Quite disappointing book, I couldn’t finish it. There is a repulsive and very graphic scene where a woman "checks" to see if the new 14 year-old white slave is apt to respond sexually to her master... Later on, now turned favorite, Naksh-i-dil has lesbian sex—thanks, but not interested! Mrs. Riboud describes Potemkin as "pouting"! Oh, dear… Also Topkapi has a strange festival where all the harem women get drugged (including the Sultan), eat lost of sweets and have a bacchanal. Tons and tons of descriptions of harem life (what they ate, how they bathed, slept, were shaved, ad nauseam) and the Topkapi, lots of explanations of muslim faith—but almost no story about Naksh-i-dil! Then, as the new Valide (from the ascension of the new Sultan) is a Christian, Naksh-i-dil inexplicably decides to become a muslim! And I can’t believe Naskh-i-dil would have been allowed to keep her rosary. The chapters wander all over creation: from Constantinople to Russia to Paris to somewhere in the ocean, quite confusing and tiresome. Although I don't know enough about the subject of the book, Mrs. Riboud has been accused of plagiarism: http://www.nytimes.com/1999/07/23/arts/art-in-review-barbara-chase-riboud.html?src=pm.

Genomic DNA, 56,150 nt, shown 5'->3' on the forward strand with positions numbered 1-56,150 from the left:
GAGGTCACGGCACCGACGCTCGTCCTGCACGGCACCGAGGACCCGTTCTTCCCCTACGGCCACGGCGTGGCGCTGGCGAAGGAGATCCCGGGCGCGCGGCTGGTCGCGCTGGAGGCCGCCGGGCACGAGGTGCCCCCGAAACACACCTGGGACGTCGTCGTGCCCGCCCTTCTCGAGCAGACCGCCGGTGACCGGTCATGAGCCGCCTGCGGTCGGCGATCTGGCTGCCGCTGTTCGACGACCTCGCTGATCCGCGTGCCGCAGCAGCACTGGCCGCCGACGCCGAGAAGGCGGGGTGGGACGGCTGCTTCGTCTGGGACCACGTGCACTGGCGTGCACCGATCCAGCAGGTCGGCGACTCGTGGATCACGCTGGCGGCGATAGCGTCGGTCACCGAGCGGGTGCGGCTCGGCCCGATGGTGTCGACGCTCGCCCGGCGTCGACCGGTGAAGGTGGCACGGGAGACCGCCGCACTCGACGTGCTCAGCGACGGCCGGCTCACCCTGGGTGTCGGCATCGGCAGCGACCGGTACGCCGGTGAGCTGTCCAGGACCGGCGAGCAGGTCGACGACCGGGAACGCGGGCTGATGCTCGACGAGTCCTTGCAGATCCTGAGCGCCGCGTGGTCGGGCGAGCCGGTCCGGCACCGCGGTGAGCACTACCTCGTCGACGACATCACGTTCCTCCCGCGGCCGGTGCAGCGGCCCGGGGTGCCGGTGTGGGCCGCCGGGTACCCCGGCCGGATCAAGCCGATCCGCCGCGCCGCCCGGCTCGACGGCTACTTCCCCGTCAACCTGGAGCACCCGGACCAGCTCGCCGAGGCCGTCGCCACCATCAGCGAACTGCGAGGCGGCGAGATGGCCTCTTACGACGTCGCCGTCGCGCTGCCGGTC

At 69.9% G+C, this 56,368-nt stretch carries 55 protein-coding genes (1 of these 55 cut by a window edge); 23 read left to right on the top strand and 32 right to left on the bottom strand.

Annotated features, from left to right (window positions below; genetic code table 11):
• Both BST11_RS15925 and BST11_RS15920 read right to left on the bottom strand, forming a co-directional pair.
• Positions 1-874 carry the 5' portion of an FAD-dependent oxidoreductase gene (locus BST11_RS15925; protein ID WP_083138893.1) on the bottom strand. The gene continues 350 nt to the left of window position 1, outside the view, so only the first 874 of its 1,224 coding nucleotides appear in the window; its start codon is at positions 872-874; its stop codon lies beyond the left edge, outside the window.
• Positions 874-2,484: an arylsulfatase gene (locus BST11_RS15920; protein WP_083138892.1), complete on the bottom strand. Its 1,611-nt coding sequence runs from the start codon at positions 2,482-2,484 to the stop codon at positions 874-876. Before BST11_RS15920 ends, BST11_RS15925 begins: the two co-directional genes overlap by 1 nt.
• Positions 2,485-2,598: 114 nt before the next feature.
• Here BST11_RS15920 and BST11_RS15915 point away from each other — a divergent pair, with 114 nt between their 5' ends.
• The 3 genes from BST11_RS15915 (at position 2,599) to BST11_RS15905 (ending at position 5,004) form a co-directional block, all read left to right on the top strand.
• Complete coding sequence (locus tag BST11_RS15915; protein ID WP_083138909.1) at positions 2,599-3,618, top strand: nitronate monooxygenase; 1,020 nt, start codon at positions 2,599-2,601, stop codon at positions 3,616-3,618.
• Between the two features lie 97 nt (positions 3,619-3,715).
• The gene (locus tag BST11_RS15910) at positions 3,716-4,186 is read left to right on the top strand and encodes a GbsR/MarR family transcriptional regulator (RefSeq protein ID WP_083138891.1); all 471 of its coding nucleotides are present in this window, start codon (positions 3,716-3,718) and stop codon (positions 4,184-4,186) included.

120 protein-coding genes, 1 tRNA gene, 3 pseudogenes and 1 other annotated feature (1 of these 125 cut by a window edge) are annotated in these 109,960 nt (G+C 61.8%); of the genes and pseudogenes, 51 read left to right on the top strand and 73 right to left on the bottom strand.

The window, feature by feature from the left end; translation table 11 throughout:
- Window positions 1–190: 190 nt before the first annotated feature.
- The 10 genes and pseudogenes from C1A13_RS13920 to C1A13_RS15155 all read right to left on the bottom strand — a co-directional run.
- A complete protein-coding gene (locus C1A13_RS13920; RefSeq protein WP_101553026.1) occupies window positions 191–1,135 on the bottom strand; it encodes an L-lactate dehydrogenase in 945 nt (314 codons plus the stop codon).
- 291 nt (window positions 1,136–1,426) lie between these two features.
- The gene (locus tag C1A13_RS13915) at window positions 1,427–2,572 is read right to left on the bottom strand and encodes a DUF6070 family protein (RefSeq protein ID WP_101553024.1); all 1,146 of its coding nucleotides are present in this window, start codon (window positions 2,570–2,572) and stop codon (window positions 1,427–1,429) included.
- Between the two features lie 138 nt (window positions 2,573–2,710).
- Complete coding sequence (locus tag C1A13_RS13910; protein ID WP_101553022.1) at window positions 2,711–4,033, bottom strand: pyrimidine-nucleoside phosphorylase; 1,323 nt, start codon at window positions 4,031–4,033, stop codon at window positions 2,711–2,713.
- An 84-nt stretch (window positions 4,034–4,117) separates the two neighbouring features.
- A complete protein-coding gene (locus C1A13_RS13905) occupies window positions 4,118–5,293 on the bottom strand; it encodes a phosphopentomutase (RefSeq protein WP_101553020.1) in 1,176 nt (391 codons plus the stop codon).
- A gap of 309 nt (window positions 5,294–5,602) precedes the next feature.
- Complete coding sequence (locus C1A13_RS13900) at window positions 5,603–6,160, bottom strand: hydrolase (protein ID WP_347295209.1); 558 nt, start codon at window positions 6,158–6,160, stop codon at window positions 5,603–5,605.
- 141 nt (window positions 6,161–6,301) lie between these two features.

There are no ages for this title yet.
There are no summaries for this title yet.
There are no notices for this title yet.
There are no quotes for this title yet.